sp_check: SQL Server Database Checks

CONTROL SERVER permissions

What's the issue?

Only approved groups and users should be granted the CONTROL SERVER on your SQL Server instance.

Why is this a problem?

The CONTROL SERVER permission is one of the most powerful in SQL Server, as it includes nearly all permissions granted to the sysadmin role. Anyone with the CONTROL SERVER permission can not only drop and create objects in any database, but can also create backups of your data, change any other users permissions, or use a Windows shell to execute any kind of script. They can even impersonate other users.

What should you do about this?

Routinely review the list of users who have CONTROL SERVER permissions to ensure that only a select few users are required to have these elevated permissions. You may not even need any users to have CONTROL SERVER permissions, as most users requiring these permissions are typically included as members of the sysadmin role.

What do the Vulnerability Levels mean?

0 - Information only. This is stuff you should know about your instances like version and service account used, but if you don't know it…well, now you do.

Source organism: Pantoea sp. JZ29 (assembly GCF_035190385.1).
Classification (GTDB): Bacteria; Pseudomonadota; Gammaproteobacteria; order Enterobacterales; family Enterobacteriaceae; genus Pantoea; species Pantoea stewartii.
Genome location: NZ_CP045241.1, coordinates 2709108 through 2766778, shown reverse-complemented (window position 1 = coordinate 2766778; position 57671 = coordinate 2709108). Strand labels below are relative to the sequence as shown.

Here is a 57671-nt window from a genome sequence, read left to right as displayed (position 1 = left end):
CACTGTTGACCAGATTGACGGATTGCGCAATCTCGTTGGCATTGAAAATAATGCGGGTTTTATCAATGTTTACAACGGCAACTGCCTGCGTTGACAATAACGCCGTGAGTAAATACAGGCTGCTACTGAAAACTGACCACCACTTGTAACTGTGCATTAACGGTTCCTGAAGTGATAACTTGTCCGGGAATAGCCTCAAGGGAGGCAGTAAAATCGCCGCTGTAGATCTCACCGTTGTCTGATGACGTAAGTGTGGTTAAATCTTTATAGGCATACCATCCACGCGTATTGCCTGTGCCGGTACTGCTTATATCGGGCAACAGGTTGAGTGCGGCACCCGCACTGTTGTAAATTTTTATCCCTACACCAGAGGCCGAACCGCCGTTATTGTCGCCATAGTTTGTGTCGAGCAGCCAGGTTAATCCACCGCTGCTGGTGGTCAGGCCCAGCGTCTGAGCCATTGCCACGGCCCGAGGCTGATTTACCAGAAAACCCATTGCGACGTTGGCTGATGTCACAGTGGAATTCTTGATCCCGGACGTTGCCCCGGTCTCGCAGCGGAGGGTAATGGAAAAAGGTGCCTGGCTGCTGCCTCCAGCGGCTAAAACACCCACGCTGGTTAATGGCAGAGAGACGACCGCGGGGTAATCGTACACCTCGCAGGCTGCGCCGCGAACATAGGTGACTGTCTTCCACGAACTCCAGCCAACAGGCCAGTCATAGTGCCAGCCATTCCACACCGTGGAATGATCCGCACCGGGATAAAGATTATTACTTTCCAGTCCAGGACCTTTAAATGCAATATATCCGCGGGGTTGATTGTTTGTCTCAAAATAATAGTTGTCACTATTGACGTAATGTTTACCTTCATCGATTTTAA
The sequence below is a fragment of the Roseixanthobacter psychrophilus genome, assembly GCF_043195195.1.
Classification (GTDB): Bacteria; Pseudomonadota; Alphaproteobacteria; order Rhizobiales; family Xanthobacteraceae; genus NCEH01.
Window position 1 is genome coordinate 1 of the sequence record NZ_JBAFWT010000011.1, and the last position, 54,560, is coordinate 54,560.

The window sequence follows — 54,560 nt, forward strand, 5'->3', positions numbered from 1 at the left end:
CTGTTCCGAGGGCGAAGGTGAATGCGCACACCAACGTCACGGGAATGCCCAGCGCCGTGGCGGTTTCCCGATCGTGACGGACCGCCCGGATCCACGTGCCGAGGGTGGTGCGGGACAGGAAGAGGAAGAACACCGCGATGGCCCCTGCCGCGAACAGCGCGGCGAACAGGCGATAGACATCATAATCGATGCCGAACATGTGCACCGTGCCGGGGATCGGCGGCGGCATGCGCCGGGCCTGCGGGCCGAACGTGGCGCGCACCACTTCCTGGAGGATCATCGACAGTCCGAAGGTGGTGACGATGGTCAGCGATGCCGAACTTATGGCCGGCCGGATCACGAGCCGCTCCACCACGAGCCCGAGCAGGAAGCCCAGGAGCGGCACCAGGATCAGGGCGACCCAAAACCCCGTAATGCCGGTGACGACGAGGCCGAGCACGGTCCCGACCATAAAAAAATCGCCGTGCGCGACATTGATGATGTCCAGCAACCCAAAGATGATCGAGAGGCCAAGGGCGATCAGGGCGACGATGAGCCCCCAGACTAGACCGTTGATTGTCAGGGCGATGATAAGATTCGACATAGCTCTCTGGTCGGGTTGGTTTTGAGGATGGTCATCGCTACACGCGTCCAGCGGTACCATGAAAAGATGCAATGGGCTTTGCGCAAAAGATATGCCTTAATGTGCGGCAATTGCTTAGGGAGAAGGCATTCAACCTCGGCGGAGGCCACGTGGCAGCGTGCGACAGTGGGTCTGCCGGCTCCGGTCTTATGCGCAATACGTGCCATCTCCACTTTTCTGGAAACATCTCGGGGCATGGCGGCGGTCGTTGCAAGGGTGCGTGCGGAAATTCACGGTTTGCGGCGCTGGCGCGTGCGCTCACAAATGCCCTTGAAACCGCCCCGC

1 - High vulnerability requiring action. These are the issues that could most likely lead to your company being front page news for all the wrong reasons. If your instances have any results at this level then we recommend cancelling that 3-martini lunch and instead huddling with your team to figure out when to address these issues.

2 - High vulnerability to review. These include settings and assigned permissions you should review soon, if not immediately. These findings may not necessarily indicate a clear vulnerability, but we've found unexpected vulnerabilities in these categories at many, many clients.

3 - Potential vulnerability to review. These are configurations or assigned permissions you may be using that could lead to problems for users. Or maybe they're just required for your applications. Either way, we recommend reviewing these to make sure these are correct.

4 – Low vulnerability with recommended action. These are typically security inconsistencies that should be addressed. They aren't likely to cause problems, but you should clean up the mess.